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July 23, 2007

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Safe spills and thrills at Silverstone

IOSH president Lisa Fowlie found out about the high-speed spills and thrills of Formula One racing when she paid a visit to the Silverstone motor racing circuit.

Lesley Cox, Silverstone’s health, safety and environmental manager, invited Lisa along during preparations for the British Grand Prix to see how the many hazards associated with running such a major event are managed.

“We’ve had to carry out a number of safety improvements, such as handrails on the banks, levelling out one of the steeper banks, and building more big screens so that people can see more of the action,” Lesley explained. “And given the unpredictable weather we’ve had recently, we’ve had to put contingencies in place.”

Keeping occupied

Although not responsible for the on-track safety during the Grand Prix, which is the responsibility of the FIA, the Formula One governing body, Lesley has more than enough to keep her busy.

“We like to think of the GP as more than a race. Fans come to see the cars and the drivers, but we try to put lots of other entertainment on so that everyone can have a great day out.”

At this year’s Grand Prix, that entertainment includes activities like bungee jumping, a sky-diving wind tunnel experience, helicopter rides, a funfair, and live music.

One of Lesley’s biggest concerns is the number of foreign visitors: “We have lots of foreign contractors on site, who lack understanding of UK safety legislation and standards, and speak very little English.”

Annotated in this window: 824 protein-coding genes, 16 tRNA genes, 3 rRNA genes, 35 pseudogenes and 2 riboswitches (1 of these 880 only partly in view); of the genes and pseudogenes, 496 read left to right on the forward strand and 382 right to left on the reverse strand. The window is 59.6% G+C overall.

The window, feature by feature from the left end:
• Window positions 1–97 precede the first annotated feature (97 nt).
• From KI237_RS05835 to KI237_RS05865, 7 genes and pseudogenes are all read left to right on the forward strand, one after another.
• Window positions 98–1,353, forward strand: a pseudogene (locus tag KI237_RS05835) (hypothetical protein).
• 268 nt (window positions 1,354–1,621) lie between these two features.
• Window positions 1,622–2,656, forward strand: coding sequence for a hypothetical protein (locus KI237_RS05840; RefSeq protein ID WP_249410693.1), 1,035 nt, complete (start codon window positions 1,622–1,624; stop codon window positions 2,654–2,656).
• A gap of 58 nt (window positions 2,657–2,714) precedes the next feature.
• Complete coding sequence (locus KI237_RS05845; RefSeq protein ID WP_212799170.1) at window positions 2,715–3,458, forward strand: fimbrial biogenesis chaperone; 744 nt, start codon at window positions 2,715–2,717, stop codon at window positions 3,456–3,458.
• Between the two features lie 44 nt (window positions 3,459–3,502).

It’s not about stopping them

Then there’s the issue of knowing how to deal with people who actively seek to take risk: “We have a number of racing instructors on site who seek out enormous risk and do so day-in, day-out. They’ve been doing this for years and there have been very few, or no accidents. As a safety practitioner I have to accept that they are experts, but if I’m not happy I’ll have a word.”

“I firmly believe people need to be risk-aware and not risk-averse. I have owned and ridden horses for 35 years and I know that if I fall off, it’s going to hurt. But that’s not an excuse to stop doing something. It is important people take some responsibility for their own safety.”

On being asked a question on the skills and abilities needed to work in health and safety at Silverstone, Lesley said: “As with any safety job, you have to be able to speak to both staff and management at their level. Often, the people you speak to already have the answer — you just have to ask the questions. At Silverstone, it’s not about stopping an unsafe activity, it’s about getting them to understand how to do it safer.”

Lisa said: “It’s only when you go and look at the work being done ‘behind the scenes’ that you get the true enormity of the British Grand Prix. The logistics around the event, the coordination needed between different people, and the partnerships that need to be built and maintained are unbelievable.

“I knew the Grand Prix was an international event, but hadn’t realised there were so many foreign contractors on site, all working so quickly to build everything, and then taking everything down again within hours of the race finishing.”

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